• Assisting adolesecents transitioning from residential treatment to public school

      Church, Sylvia; Cook, Christine; Morotti, Allan; Simpson, Joni (2017-05)
      This research project aims to aid residential treatment facilities and school personnel in recognizing the importance of transition planning, developing strategies to assist a successful transition from inpatient residential treatment centers to the students next school, while also taking into account adolescent perspectives on their needs during this transition. This paper introduces the importance of addressing education while in treatment and explores barriers to aftercare and current aftercare models using an ecological model to recognize how multiple systems interact in shaping the experiences of students. Included in this paper is a small pilot study of three students that attended a residential treatment program at the Boys and Girls Home of Alaska. It is important to note that since interviews were conducted, the Boys and Girls Home of Alaska no longer operates in the State of Alaska and is now under new ownership. The application resulting from this project is a presentation for both treatment and school staff.
    • Assisting school personnel with youth transitioning from residential treatment to a school environment

      Smith, Kristi; Cook, Christine; McMorrow, Samantha; Gifford, Valerie (2015-12)
      The following research project examines the data and literature regarding youth who reside in residential treatment centers for behavior and mental health purposes. The paper introduces common risk factors that youth are experiencing which contribute to their placement in the facilities, as well as the difficulties they face upon exiting the treatment program. This project explores how schools can assist students in the transition from residential treatment to a school setting using a bio-ecological model that supports the students on an individual level up to a systemic level. School counselors serve as a key point of contact for transitioning students and can help teachers to understand this population and introduce supports both in the classroom and schoolwide. Teachers will also learn how to identify and modify potential negative stigmas, frustrations, and thought processes by practicing cognitive behavior techniques. The application resulting from the project is a counselor lead in-service for elementary through high school teachers, administrators, and student support services personnel.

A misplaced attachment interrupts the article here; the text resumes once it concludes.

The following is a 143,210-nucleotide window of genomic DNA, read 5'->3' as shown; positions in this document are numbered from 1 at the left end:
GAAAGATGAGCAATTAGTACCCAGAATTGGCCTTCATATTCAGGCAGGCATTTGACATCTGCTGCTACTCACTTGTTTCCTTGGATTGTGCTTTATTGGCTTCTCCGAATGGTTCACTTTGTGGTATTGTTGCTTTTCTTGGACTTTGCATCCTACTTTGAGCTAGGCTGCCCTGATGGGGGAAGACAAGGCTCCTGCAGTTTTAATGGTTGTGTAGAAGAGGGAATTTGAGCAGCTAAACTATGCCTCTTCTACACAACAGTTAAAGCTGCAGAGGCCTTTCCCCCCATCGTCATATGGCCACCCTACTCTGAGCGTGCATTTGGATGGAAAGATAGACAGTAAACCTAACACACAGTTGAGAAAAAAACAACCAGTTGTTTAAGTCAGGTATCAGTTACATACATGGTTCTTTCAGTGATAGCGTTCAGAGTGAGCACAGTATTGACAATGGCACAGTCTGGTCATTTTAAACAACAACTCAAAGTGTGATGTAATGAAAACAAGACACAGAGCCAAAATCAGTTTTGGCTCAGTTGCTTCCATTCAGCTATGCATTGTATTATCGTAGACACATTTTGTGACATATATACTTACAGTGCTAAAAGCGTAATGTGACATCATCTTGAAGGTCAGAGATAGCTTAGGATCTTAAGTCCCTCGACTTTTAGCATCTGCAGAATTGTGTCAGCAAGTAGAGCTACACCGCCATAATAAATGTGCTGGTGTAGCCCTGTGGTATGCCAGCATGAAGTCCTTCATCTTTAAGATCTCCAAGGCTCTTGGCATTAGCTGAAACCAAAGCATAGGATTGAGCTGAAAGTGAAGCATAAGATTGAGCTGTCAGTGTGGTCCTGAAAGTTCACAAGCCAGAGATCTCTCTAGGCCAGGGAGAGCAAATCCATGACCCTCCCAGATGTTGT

• A treatment planner for severely emotionally disturbed (SED) youth in residential treatment programs

      Lotze, Brian; Renes, Susan; Gifford, Valerie; Morotti, Allan (2016)
      Writing treatment plans is a necessary but time-consuming step for busy counselors and mental health workers. Treatment plans are an important way of documenting and showing (a) the need for treatment, (b) the goals or objectives of treatment, and (c) how progress in treatment is measured. A well-written plan is critical to successfully treating clients, but must also allow agencies and counselors to document their work. Treatment planners assist counselors and other mental health workers when developing treatment plans, but existing planners are broadly focused to appeal to a wide audience. A review of the literature, and data from a residential treatment program for Severely Emotionally Disturbed (SED) youth was used to create a more narrowly focused treatment planner.